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Summer Reading at the Library, where Everyone's a Winner

Updated on June 28, 2011

There are many summer activities offered by public libraries, not the least of which being summer reading programs. These can either be in conjunction with or in addition to those of the local schools. Depending on how the program is structured, certain titles can be required, suggested, or left entirely to the individual participants. Whichever way it is conducted, however, the libraries that put them on are winners for doing so.

High school students are more often than not the ones saddled with the most required summer reading, so they may be less likely to participate if they are too busy with that and other necessary pursuits. Thus it falls to middle- and elementary school students to take part in these programs if they so choose. The incentive provided them is a reward at the end of the summer for most books or pages read, which can be any sort of prizes the library has arranged to give out or auction off in exchange for the points earned by each individual or team of individuals. Prizes themselves have been known to range from items donated by local businesses or government officials to cheaply purchased party favors to certificates of achievement. Think of it like a Chuck E. Cheese's - the points are tickets and you can exchange them for prizes at the end. (Note: this analogy only works if the kids know what the prizes are beforehand and/or hold reading at the same level of fun as the games at Chuck E. Cheese's.)

Reading programs that aren't incentive-based usually have a theme to them. This can be anything from penguins to pirates and beyond, and it can focus on any genre such as mystery or science. Furthermore, it does not have to adhere to any kind of curriculum the kids will be encountering in the fall, as the age range of the participants will often vary a bit. Like any other library program, theme-based reading programs will have to find their niche within the varied interests of the community the library serves. Without rewards as an incentive, this type of program is driven by interest in the theme and books that fall under that theme or genre. The event then becomes more like a seasonal book club, but the more creative and resourceful programs may incorporate scavenger hunts as well. Clues would not have to lead to a prize but instead make up pieces of a word puzzle to be solved.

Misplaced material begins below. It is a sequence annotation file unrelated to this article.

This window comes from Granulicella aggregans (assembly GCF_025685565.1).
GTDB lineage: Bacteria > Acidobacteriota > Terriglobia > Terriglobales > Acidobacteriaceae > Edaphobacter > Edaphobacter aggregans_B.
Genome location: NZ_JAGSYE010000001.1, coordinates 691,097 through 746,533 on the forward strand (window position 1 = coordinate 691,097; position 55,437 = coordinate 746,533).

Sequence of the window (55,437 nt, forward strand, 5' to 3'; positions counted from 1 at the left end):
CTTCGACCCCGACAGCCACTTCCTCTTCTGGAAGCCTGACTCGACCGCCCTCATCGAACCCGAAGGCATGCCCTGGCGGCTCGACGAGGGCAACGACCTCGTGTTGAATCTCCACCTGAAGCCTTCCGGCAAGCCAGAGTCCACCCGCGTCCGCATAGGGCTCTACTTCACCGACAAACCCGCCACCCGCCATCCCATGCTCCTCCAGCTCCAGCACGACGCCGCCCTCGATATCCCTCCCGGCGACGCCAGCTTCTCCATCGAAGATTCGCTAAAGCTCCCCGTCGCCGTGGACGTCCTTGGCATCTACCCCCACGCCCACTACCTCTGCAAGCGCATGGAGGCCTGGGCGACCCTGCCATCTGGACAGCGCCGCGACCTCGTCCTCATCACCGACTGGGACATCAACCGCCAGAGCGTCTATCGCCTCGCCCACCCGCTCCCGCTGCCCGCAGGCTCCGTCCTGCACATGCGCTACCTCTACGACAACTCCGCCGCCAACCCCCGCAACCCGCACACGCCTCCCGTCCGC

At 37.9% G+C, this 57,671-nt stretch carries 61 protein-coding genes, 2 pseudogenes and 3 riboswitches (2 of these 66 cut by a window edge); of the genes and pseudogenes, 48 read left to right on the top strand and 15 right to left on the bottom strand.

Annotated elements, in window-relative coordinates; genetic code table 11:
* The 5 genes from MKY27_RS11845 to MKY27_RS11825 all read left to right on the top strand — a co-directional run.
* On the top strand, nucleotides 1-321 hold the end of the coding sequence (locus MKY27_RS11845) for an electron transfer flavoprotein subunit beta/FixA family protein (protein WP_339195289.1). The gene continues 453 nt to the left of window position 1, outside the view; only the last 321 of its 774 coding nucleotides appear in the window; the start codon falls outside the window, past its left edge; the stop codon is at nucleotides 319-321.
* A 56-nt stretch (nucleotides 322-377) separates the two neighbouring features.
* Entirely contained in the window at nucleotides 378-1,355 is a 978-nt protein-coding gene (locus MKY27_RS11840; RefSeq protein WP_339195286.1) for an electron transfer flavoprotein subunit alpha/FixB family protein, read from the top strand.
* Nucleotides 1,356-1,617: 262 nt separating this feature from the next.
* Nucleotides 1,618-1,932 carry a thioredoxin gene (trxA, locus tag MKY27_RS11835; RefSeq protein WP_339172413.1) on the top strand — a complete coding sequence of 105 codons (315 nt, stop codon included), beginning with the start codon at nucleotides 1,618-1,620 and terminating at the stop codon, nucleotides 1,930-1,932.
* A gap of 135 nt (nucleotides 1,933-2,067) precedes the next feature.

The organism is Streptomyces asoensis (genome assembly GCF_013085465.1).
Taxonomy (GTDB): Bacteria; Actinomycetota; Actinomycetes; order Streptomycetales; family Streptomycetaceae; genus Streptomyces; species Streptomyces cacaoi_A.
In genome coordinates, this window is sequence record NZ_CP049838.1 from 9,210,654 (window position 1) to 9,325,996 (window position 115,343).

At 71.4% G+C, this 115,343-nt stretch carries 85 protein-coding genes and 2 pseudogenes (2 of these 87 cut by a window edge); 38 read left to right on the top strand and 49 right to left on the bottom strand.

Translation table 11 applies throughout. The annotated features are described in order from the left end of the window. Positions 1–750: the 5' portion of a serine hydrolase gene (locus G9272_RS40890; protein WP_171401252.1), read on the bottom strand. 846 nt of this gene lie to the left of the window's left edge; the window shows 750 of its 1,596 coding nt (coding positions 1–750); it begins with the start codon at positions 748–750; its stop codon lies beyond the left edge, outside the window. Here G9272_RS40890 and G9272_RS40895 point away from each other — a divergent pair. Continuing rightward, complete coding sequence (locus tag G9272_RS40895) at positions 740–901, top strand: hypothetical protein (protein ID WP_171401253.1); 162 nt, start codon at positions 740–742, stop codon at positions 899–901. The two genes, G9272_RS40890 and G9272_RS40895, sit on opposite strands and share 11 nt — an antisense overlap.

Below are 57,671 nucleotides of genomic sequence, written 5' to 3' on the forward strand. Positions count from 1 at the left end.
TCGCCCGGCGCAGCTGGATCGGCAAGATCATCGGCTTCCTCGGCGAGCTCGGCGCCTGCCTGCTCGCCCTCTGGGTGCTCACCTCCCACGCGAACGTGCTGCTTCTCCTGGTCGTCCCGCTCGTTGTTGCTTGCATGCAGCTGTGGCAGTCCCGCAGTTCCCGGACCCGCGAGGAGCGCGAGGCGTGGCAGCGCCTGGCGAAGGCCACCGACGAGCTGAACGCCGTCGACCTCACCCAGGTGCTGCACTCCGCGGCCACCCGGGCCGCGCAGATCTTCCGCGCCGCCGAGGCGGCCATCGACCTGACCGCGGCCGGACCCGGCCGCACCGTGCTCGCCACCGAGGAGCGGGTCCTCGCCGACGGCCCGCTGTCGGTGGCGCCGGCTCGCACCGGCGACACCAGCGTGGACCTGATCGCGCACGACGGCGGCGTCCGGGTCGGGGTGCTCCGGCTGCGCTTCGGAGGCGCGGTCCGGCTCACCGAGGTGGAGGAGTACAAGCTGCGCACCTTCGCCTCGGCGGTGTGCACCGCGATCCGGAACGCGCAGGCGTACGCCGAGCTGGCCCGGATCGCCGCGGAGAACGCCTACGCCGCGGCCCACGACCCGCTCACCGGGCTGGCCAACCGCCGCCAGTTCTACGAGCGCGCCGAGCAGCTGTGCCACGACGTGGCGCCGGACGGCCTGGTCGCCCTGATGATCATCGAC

Even if you don't participate in a reading program, the library will probably keep a few copies of titles that do appear on schools' reading lists (with the economy the way it is, they might go fast, so reserve a copy and get through it in time to lend to the next person). There are also suggested reading lists for adults; while they are far from being mandatory, they may just be worth a look and a free tote bag for participating. People of all ages are still free to choose their own books at any time, but libraries like to provide incentives to make the experience more fun and encourage group activities. After all, community is key.

No matter what type of program a public library decides to put on, summer is a great time for circulation numbers to increase. Increased circulation numbers mean relevance to community and justification of budget, and so successful programs help public libraries remain open (unless the local and state budgets are really in trouble). Therefore, when you or your children participate in a summer reading program, you are helping the library as well as yourselves. It's a win-win.


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    • Fiddleman profile image

      Robert Elias Ballard 6 years ago from Zirconia, North Carolina

      Great hub and my two grandsons are participating in the summer reading program here in our branch library.